EAS PhD Candidate Youteng Bi Wins Chung-Hwa Buddhist Studies Fellowship

April 10, 2024
Youteng Bi won fellowship

Congratulations to Youteng Bi, a PhD candidate from the Department of East Asian Studies, for winning a fellowship for graduate students by the Chung-Hwa Institute of Buddhist Studies for her dissertation project, titled “Reading As the Path Toward Enlightenment: Ouyi Zhixu’s Reorganization of the Buddhist Canon In the 17th Century China.”
Her Dissertation delves into the multi-faceted nature of canonical textual practices, including reading, expositing, and cataloging. It reveals how reading the Buddhist canon became constructed as a necessary approach toward enlightenment in 17th-century China. In this dissertation, she studies the eminent monk Ouyi Zhixu 藕益智旭 (1599–1655)’s textual practices, including reading, expositing, and reorganization of the Buddhist Canon in his essential work, Yuezang Zhijin 閱藏知津 (Reading the Buddhist Canon to Know the Path), an annotated catalog of an imagined canon by exploring the context of the Buddhist revival in the Late Ming, wherein the work was composed, the process of Ouyi’s canon reading, and the content and structure of Yuezang Zhijin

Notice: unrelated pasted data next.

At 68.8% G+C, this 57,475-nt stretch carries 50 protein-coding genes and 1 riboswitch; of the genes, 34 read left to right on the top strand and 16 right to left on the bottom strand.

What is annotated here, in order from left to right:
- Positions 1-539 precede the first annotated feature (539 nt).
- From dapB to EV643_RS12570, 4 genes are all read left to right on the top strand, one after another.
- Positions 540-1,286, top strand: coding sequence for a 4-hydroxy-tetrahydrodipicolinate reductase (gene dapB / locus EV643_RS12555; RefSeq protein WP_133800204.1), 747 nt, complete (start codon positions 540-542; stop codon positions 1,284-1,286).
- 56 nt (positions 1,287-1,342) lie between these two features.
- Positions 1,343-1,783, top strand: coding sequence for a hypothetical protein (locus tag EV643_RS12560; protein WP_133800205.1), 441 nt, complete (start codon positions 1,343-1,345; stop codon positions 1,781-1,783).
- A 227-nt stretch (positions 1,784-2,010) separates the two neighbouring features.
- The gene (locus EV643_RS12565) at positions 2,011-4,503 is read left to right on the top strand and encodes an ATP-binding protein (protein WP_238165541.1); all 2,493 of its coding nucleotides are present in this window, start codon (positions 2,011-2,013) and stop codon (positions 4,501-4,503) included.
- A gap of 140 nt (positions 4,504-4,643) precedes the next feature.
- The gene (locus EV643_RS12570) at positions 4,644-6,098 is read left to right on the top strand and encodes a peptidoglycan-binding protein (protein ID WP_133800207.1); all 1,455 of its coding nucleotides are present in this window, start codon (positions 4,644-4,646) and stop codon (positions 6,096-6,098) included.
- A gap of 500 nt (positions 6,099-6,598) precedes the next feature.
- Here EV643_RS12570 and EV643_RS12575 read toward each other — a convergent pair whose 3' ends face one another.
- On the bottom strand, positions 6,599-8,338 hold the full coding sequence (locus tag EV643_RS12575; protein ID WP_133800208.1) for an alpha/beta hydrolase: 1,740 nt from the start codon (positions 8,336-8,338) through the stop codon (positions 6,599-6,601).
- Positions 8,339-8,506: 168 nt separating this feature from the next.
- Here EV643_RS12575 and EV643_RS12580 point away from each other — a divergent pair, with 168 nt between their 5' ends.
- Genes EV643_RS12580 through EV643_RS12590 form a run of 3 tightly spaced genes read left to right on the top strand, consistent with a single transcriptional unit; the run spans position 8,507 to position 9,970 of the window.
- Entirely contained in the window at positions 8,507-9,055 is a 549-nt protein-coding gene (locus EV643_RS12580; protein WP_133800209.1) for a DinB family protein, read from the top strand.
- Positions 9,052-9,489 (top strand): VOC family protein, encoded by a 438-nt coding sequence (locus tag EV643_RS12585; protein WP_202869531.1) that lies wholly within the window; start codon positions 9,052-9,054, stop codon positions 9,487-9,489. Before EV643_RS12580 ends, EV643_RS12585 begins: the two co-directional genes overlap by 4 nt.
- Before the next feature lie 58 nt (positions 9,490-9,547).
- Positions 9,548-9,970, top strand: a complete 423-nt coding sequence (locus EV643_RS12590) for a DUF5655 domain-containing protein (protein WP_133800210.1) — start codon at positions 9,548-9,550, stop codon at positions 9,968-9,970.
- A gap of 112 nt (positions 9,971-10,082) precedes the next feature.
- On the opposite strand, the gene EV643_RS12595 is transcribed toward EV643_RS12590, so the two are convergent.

She incorporates methodologies including the history of printing, the history of books and reading, the study of Chinese Buddhist canons and catalogs, the study of editions, ritual study, and philosophical study. By implementing these methods, she argues that the literati’s promotion of reading among common people in the late 16th century extended to the Buddhist sphere, represented by the carving of Jiaxing Canon, and attempts to compose annotated catalogs to reconstruct the canon to facilitate reading. Furthermore, the principle of organizing the canon revolved around the issue of reading in the projects mentioned above. This was because, as a form of religious reading, canon reading in the late 16th century was carried out by common people more for devotional purposes rather than reading and comprehending the doctrine. Yuezang Zhijin, therefore, continued this trend of remaking the canon and promoting reading practices derived from the 16th century. However, Ouyi’s textual practices were essentially religious, significantly different from his time's literati. Besides emphasizing comprehending doctrines within the scriptures, Ouyi also implemented a system of rituals, including vowing and lots-drawing, during his textual practices, which showcases the complicated nature and diversity of textual practices in Chinese religious history.